According to a privacy expert, the software adds code that allows third parties to monitor behavior on websites accessed through their browser. TikTok claims that it uses the code for debugging and other purposes.

Felix Krause, a software researcher based in Vienna, claims that when TikTok users click on a link in the TikTok app, the program inserts code into the website that enables TikTok to track behavior like keystrokes and what users tap on that site.

That might make it possible for TikTok to collect private user data like passwords and credit card details. The websites are opened through TikTok's in-app browser rather than a conventional one like Chrome or Safari, which gives the app the ability to inject the code and change the websites to allow that surveillance.

The findings were first published by Forbes, which quoted Krause as saying, "This was an active choice the company made." Krause is the creator of the app-testing business Fastlane, which Google acquired five years ago. He said, "This is a non-trivial engineering task. This does not happen by mistake or randomly."

Although those elements are there in the code,TikTok spokesperson Maureen Shanahan told Forbes that the app does not use them to track users. The Javascript code in question is only used for debugging, troubleshooting, and performance monitoring of that experience, such as checking how quickly the page loads or whether it crashes, she said in a statement to the publication. "Like other platforms, we use an in-app browser to provide an optimal user experience."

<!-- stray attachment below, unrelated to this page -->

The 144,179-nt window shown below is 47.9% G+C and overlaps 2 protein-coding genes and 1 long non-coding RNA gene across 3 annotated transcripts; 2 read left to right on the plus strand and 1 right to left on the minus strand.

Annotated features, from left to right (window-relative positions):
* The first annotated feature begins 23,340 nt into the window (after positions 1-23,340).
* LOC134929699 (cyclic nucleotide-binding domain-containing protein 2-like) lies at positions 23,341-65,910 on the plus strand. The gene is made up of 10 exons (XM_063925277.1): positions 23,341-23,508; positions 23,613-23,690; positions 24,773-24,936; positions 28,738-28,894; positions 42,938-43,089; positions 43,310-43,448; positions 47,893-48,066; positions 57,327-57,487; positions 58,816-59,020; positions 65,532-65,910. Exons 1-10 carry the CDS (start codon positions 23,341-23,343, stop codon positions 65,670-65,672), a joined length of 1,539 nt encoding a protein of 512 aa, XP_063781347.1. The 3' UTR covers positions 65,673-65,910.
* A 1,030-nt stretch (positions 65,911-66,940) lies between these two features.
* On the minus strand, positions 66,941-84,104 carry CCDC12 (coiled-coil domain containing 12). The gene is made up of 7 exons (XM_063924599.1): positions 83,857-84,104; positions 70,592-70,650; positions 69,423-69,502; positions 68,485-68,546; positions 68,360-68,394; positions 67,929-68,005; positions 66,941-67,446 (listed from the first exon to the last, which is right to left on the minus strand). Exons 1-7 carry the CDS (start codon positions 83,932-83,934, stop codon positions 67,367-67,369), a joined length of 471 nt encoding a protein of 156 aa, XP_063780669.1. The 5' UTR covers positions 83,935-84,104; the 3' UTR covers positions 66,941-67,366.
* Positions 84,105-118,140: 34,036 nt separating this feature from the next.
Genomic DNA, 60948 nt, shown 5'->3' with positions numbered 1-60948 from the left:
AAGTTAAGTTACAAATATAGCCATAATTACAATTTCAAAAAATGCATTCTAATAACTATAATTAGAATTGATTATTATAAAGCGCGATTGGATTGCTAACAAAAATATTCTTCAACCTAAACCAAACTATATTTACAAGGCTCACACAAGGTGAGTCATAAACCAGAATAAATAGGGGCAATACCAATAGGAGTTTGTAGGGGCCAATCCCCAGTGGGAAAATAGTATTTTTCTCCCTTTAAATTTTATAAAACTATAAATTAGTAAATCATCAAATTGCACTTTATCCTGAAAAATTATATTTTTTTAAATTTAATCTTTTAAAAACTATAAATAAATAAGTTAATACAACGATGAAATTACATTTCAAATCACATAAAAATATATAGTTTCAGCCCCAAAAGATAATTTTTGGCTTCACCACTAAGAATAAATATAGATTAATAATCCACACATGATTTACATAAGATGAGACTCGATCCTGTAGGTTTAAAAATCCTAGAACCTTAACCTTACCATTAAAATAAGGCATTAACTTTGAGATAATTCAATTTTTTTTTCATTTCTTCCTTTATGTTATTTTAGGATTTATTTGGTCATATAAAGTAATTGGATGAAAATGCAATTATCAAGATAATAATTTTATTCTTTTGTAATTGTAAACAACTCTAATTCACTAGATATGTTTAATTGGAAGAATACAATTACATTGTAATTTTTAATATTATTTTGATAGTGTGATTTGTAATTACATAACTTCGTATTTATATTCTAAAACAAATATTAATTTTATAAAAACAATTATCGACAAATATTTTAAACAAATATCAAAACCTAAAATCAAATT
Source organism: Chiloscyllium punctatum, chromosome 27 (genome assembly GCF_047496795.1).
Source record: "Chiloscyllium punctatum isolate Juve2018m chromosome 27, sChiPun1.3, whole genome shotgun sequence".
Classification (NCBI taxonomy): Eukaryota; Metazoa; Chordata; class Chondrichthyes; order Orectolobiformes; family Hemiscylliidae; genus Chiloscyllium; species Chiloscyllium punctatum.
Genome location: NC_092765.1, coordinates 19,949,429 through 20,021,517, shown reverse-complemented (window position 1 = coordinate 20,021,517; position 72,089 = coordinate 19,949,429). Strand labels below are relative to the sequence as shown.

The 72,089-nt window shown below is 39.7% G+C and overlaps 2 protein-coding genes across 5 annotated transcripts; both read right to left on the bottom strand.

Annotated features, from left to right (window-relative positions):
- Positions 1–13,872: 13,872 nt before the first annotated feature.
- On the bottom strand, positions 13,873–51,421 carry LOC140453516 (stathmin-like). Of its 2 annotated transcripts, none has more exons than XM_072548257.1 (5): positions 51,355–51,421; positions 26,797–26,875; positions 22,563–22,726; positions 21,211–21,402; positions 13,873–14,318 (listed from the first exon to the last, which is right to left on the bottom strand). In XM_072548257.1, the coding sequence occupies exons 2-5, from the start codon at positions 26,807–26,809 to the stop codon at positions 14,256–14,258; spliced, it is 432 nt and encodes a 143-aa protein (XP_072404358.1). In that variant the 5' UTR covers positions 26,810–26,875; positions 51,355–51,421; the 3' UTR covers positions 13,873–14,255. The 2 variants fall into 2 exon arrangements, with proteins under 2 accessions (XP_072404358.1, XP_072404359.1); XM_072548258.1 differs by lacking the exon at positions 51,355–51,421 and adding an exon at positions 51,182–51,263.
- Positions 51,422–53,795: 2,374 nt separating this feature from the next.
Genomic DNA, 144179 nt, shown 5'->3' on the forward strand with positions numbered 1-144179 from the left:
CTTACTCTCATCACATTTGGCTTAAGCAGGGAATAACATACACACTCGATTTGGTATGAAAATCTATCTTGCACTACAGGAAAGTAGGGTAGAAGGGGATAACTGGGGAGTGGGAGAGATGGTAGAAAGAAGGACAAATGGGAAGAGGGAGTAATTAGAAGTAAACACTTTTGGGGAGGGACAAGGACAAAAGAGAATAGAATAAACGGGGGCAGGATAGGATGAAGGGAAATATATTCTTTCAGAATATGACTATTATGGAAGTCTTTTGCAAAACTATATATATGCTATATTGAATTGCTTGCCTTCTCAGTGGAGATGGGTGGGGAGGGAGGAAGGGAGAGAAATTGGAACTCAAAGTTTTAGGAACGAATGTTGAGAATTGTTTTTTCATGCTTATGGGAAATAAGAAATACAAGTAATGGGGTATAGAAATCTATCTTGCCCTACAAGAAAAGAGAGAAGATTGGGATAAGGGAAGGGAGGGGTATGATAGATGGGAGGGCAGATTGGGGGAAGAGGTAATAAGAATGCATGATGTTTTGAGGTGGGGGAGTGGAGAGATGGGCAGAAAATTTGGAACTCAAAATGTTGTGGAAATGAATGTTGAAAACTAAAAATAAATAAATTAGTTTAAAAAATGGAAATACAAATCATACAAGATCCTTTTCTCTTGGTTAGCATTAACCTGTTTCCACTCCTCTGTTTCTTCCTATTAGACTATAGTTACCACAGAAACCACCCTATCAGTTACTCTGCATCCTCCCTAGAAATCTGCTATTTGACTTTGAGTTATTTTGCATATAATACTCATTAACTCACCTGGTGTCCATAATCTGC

The code, according to TikTok, is a component of a third-party software development kit, or SDK, a collection of tools used to create or manage apps. The SDK has functionality that TikTok does not employ.

The announcement comes amid ongoing security and surveillance worries regarding the TikTok app and the Chinese business ByteDance, which owns it. According to some US officials, TikTok poses a concern to national security because ByteDance may provide Chinese authorities access to data about Americans gathered through the app, which they may use as a weapon against Americans. TikTok has frequently stated that it would never take such a step.

Krause's study included other platforms besides TikTok. He examined a total of seven in-app browser-enabled iPhone applications, including TikTok, Facebook, Facebook Messenger, Instagram, Snapchat, Amazon, and Robinhood. TikTok is the only one of those that, according to Krause, appears to track keystrokes. The TikTok app for Android wasn't tested by Krause.